[More specifically,] Lutherans and the Reformed each affirm the third use of the law but acknowledge that their definitions differ.  Similar terminology has not been without its problems and has let the Reformed definition with its implicit legalism find entrance into Lutheran theology.  The view that wrath can motivate good works in Christians is a variation of Calvin's view that regenerate Christians need the prodding of the law.  Holding wrath over the Christian insofar as he is a new man in order to induce good works is a horrible confusion of the law with the gospel.  For the Reformed, the law in its third use has both prohibitions and positive directives for the Christian life.  By contrast, in Lutheran theology the law as prohibition and threat belongs to the second and not the third use.  Threats and punishments are not addressed to the Christian insofar as he is a believer.  There is no prodding of the law to do good works.  On the other hand, for as long as they live Christians can never escape the law's prohibitions and threats (SD VI. 23-24).  Whereas Luther holds that the old man and new man are completely opposed to each other as implacable antagonists, Calvin sees the Christian as a composite person who in spite of conversion is still not zealous to do good works.  With this approach not only does the law inform the Christian about what is good, but prods him to do it.  In Lutheran theology the sinner is always hearing the law and the gospel, so that he is constantly feeling sorrow for his sin and turning to Christ for forgiveness.  He is caught between two realities: the God who rejects him as he is in himself and the God who accepts him in Christ.  The word "conversion" is generally used for that one-time occurrence when the individual comes over from the world of Satan and unbelief to the life of Christ and faith, but the experience is lived and relived each time the Christian becomes aware of his sinfulness, feels sorrow for it, and turns to Christ.  In the Reformed view, after an initial conversion in which both the law and the gospel perform their respective functions, the believer embarks on the process of becoming holier by doing more good works.  Sanctification as a process is advanced by both the law and the gospel.  In contrast to this position, the Lutheran Confessions hold that the law provides neither negative nor positive motivation for the Christian life (SD VI).  The Christian's sanctification is a work of the gospel.  At issue here is not only that Lutherans and Reformed have different doctrines of man and of the law and the gospel; they also have a different understanding of God.  In making the third use of the law the goal of theology, the Reformed reinforce the understanding of the sovereignty of God as central to their theology.  God gives the law so that His glory can be manifest in the moral rectitude of His rational creatures.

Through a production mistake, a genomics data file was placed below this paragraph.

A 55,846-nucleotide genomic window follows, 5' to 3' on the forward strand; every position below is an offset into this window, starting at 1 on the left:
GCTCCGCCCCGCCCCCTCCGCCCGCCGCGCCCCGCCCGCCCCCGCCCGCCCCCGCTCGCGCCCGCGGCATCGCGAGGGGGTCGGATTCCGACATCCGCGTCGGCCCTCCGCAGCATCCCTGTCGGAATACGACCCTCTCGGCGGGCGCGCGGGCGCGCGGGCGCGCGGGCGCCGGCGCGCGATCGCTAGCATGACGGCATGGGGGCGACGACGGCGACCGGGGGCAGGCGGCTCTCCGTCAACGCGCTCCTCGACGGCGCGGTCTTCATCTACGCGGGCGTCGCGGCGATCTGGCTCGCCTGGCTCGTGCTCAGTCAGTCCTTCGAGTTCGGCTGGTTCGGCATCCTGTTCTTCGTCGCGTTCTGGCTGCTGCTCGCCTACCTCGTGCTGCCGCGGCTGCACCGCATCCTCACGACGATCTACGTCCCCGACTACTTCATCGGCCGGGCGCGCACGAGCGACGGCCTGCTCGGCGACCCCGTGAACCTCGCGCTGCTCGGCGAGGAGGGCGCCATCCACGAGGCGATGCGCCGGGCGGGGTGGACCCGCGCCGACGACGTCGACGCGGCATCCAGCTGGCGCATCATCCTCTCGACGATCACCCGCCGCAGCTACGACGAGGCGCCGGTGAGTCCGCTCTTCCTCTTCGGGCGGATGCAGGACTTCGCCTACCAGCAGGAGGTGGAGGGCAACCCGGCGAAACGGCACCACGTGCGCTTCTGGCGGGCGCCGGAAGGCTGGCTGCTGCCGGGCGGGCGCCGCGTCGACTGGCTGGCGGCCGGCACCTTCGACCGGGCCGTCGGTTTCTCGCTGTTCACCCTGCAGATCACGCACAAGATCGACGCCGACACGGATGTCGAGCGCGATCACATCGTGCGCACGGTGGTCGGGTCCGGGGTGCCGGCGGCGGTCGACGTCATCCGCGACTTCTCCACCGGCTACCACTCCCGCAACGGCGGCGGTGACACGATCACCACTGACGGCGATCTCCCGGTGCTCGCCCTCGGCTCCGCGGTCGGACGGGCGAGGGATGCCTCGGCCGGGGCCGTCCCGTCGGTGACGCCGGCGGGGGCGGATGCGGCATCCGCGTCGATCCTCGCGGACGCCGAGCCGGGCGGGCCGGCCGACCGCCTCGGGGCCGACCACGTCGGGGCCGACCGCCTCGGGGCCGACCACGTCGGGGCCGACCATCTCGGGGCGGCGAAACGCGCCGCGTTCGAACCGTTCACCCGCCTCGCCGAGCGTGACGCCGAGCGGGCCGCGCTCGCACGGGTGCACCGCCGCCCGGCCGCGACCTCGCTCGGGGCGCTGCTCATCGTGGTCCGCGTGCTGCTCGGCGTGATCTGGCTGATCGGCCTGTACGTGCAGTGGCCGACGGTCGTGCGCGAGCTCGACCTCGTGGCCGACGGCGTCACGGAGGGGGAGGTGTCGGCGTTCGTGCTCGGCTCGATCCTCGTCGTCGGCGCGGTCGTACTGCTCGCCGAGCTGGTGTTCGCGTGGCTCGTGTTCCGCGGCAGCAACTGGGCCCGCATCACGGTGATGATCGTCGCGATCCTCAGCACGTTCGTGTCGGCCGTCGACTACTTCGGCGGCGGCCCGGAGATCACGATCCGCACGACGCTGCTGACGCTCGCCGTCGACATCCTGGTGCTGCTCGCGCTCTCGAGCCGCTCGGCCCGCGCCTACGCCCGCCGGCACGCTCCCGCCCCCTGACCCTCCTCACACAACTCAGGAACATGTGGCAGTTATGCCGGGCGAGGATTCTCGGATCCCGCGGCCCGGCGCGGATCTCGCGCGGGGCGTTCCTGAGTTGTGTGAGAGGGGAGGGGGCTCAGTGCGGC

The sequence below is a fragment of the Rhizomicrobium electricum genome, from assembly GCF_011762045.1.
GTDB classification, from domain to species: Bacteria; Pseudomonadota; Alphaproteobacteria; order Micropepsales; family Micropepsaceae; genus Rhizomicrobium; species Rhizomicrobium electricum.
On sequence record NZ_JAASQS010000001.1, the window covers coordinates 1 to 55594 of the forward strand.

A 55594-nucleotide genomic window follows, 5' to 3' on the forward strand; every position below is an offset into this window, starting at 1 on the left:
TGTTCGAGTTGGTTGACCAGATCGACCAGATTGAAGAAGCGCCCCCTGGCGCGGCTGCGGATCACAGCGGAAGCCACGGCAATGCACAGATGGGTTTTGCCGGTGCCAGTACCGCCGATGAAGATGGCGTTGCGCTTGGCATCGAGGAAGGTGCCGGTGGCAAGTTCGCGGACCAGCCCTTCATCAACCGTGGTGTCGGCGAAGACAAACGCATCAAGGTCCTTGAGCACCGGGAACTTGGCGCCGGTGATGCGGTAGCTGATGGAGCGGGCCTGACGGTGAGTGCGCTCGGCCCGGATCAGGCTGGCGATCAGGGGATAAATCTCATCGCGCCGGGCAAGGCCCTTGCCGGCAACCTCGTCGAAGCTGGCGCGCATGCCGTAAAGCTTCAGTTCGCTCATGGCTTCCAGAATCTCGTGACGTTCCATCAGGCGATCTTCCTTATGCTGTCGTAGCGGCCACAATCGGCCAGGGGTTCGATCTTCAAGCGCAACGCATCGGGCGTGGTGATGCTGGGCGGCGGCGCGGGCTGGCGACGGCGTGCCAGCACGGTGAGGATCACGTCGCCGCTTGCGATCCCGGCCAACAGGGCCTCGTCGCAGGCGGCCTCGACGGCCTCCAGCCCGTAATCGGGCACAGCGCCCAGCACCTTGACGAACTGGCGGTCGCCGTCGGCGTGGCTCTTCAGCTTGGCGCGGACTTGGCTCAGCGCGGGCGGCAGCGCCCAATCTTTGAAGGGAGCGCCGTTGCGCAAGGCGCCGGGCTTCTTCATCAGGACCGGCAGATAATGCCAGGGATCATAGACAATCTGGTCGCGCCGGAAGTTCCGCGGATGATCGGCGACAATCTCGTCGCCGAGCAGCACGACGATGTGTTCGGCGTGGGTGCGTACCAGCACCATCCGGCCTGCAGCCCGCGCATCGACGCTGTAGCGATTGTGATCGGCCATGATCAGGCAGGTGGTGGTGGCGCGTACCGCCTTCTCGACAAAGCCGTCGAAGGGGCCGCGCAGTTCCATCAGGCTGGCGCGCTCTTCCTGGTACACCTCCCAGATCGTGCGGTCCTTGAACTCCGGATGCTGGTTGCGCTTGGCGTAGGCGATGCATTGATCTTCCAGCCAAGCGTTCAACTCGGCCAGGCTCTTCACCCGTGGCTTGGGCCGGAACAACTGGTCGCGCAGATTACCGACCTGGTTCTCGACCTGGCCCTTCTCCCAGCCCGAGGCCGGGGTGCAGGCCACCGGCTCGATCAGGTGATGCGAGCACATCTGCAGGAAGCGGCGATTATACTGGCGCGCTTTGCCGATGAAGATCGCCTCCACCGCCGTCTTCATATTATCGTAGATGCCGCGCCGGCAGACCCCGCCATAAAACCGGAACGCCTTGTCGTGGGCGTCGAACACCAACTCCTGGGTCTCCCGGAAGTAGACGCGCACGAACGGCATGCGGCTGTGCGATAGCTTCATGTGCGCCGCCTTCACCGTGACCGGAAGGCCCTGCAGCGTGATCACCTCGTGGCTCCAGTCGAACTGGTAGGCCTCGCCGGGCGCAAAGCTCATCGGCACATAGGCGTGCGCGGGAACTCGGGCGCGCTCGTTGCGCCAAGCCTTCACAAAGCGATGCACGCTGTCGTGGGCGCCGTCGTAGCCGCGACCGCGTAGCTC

Lutherans see things otherwise.  For them, theology reaches its goal in the lives of believers who constantly repent by turning away from their sins and are justified by faith in Christ.  For Lutherans, the law is characterized not so much by the Christian's freedom from moral blemish, which is impossible in this life (SD VI.7), but by the freedom to do good works which assist and help the neighbor in distress.  He begins again to live the life God destined for him before the Fall, but now after sin and conversion by the gospel the renewed life has a christological dimension.  He helps others as God in Christ helped fallen humanity.  Thus the third use of the law is the extension first of Christ's life and death through the gospel into the life of the believer.  Even a well-intended reminder to a believer that he has not done enough good works turns the gospel into law.  One Reformed scholar correctly understands the Lutheran definition of the third use: "The law, for Lutheranism, can never become the ultimate norm for Christian living but, instead, must always lead to Christ who is righteousness."(Muller, Latin and Greek Terms, 321)  Believers see the law's perfection in Christ, who comprises the gospel's content, and this law, now fulfilled in Christ, directs the Christian's life (third use).  The third use of the law is the description of the reality of Christ's life taking form and shape in the life of the Christian.  In grammatical terms, the  imperative of command becomes the indicative, describing what already exists.

To order "Law and Gospel and the Means of Grace," CLICK HERE.

CLICK HERE to join in the conversation on Facebook.
CLICK HERE to follow on Twitter.